Thanks to the Meaningful Use incentive program, adoption of electronic health record (EHR) systems by providers is rapidly increasing. This translates into the availability of huge amount of EHR data which can be harvested to provide Practice Based Evidence (PBE) necessary to close the evidence loop. PBE is the key to a learning health system. The Institute of Medicine (IOM) released a report last year titled "Digital Infrastructure for the Learning Health System: The Foundation for Continuous Improvement in Health and Health Care". The report describes a learning health system as:
" of best practice guidance at the point of choice, continuous learning and feedback in both health and health care, and seamless, ongoing communication among participants, all facilitated through the application of IT."
Both EBP and PBE will require not only rigorous scientific methodologies, but also a computing platform suitable for the era of Big Data in medicine. As Williams Osler (1849-1919) famously said:
"Medicine is a science of uncertainty and an art of probability."
Lastly, to be successful, the emergence of iHIT systems will require a human-centered design approach. This will be facilitated by the use of techniques that can enhance human cognitive abilities. Examples are: Electronic Checklists (an approach that originates from the aviation industry and has been proven to save lives in healthcare delivery as well) and Visual Analytics.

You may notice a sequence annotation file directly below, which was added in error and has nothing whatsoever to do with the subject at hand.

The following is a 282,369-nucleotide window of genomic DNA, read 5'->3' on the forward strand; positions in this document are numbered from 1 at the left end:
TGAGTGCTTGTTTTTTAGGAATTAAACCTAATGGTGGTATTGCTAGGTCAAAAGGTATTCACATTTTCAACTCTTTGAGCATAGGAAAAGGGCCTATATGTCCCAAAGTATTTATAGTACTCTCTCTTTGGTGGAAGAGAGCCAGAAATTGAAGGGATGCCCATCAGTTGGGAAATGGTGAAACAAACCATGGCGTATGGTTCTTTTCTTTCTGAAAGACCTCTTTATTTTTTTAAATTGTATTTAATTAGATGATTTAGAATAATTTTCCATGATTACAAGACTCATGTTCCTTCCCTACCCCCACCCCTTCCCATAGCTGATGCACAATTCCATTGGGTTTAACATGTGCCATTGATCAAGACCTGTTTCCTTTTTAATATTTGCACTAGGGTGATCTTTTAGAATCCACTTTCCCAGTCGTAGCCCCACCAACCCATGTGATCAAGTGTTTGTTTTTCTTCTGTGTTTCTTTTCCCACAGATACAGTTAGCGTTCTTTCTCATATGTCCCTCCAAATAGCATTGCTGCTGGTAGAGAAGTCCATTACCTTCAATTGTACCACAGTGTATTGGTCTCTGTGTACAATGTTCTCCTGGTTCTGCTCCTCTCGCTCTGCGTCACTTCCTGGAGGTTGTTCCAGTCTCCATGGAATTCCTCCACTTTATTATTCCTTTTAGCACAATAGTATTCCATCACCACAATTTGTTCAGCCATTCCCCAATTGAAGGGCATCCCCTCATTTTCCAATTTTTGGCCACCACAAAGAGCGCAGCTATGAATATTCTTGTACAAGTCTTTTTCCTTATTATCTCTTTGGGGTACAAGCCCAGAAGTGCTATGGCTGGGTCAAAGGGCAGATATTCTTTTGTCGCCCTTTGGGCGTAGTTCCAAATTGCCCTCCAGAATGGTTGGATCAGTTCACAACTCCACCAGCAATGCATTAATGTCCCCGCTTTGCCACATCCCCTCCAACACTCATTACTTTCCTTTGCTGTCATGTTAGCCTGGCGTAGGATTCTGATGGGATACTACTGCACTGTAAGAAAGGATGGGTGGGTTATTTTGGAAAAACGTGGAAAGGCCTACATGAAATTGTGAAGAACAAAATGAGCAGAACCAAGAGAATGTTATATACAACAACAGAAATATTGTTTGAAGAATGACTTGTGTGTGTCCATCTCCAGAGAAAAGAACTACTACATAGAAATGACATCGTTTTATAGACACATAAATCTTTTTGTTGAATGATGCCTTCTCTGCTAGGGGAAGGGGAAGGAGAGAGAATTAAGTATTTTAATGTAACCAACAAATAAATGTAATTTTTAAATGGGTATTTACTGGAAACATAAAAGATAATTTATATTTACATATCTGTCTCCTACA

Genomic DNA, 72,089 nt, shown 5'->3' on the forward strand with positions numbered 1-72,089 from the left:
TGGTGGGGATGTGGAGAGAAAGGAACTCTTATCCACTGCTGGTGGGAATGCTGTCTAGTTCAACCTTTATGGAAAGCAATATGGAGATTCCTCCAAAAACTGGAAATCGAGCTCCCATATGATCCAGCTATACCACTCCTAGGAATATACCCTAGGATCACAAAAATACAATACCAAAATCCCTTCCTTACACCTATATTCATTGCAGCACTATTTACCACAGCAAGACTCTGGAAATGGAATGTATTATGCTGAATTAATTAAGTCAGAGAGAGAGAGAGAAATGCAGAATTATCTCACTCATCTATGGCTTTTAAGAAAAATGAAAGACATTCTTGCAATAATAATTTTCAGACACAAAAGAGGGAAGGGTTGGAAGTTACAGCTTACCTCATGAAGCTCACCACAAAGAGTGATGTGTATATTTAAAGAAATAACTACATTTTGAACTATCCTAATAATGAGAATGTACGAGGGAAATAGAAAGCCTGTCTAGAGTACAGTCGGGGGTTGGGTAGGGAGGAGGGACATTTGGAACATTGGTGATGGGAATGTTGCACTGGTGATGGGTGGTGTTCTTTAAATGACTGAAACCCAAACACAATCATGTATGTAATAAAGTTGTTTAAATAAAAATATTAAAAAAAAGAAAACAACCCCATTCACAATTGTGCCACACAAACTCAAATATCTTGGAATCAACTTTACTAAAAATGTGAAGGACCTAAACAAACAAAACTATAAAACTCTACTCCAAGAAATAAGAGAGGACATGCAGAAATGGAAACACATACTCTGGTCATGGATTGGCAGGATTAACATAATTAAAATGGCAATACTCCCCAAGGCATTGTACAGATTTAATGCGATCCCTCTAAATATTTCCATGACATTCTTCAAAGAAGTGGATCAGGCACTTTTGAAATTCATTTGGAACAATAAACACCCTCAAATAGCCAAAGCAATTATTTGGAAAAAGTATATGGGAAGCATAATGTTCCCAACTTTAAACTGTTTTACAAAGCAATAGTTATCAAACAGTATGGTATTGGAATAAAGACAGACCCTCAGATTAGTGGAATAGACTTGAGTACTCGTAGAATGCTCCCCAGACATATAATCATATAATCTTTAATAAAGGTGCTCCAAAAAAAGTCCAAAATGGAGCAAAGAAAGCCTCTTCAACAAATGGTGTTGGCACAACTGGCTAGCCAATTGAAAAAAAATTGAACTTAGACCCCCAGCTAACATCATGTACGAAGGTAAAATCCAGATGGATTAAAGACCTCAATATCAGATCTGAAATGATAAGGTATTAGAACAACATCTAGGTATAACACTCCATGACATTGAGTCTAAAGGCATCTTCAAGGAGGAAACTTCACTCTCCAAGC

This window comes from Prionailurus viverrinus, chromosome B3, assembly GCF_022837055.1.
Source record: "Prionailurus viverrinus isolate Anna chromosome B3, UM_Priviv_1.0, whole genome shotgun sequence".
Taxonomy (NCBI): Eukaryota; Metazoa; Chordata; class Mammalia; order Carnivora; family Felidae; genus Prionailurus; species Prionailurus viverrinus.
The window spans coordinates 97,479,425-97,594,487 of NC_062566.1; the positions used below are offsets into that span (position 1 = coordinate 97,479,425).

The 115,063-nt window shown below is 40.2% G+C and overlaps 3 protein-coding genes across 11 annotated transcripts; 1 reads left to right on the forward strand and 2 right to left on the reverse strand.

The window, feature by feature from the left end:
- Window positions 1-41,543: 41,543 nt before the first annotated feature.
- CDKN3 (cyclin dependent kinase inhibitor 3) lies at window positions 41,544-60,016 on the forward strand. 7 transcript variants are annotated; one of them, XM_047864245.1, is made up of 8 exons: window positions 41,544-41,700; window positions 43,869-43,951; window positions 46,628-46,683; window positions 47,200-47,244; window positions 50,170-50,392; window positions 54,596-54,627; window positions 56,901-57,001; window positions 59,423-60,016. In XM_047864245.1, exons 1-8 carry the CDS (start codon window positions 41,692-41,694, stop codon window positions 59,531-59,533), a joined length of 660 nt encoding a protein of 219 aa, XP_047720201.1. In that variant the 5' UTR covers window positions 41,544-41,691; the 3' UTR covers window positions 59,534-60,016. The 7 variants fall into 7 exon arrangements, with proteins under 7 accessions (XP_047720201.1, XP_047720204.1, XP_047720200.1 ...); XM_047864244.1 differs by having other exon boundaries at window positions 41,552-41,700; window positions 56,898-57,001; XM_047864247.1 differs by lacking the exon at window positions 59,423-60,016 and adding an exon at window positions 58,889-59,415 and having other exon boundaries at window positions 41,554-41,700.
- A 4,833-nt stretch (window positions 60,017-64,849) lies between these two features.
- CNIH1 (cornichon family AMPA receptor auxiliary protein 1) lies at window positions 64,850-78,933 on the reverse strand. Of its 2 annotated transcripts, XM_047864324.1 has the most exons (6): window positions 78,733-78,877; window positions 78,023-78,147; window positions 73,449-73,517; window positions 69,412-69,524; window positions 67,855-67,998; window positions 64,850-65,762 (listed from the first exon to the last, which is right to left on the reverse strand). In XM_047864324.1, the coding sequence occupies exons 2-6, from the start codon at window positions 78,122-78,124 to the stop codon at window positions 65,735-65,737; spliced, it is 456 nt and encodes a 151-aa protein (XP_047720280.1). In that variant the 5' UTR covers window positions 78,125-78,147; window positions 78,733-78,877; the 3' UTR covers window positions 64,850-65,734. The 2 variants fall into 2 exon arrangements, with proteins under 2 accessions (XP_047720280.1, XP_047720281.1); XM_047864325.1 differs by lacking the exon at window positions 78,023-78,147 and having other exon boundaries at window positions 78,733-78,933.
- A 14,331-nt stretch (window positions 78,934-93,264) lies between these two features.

Happy New Year to You and Your Family!

Saturday, December 8, 2012

A Journey into Software Excellence

I am back in the blogosphere after a seven month hiatus. It was about time I get my blogging act together. Software development has never been so much fun. In this post, I will share some thoughts on using tools, methods, and practices that can really help in your search for software excellence from the initial prototyping of the user interface to deployment.

  1. With the rapid proliferation of mobile and desktop devices, adopt a Responsive Wed Design (RWD) strategy to reach the largest audience possible.
  2. Create responsive sketches, wireframes, or mockups and apply usability guidelines during the initial prototyping. The NHS Common User Interface (CUI) Program is a good example of usability guidelines for healthcare IT applications. also has many interesting resources as well.
  3. Perform usability testing to test your design ideas and obtain early feedback from future users of your product before actual development starts. Use metrics such as the System Usability Scale (SUS) to assess the results.
  4. Carefuly select the right HTML5, CSS3, and Javascript libraries and frameworks. The Single Page Application (SPA) architecture is becoming popular and can provide a more fluid user experience.
  5. Consider "Specification By Example" and Behaviour Driven Development (BDD) tools like Cucumber-JVM to create executable user stories.
  6. Pattern languages like Domain Driven Design (DDD) can help you avoid a "Big Ball of Mud" in architecting your software. DDD concepts such as "Strategic Design", "Bounded Context", "Published Language", and "Anti-Corruption Layer" can help you put your architecture in the right perspective, particularly if there is a need to support industry interoperability standards such as HL7 and IHE. However, beware that the practice of DDD has evolved over the last 8 years and new lessons have been learned particularly in the area of "Aggregate" design. So keep up-to-date with new developments in the field in order to leverage the experience of the community. I also found the concept of "Hexagonal Architecture" very helpful in visualizing the complexity of an architecture from different angles.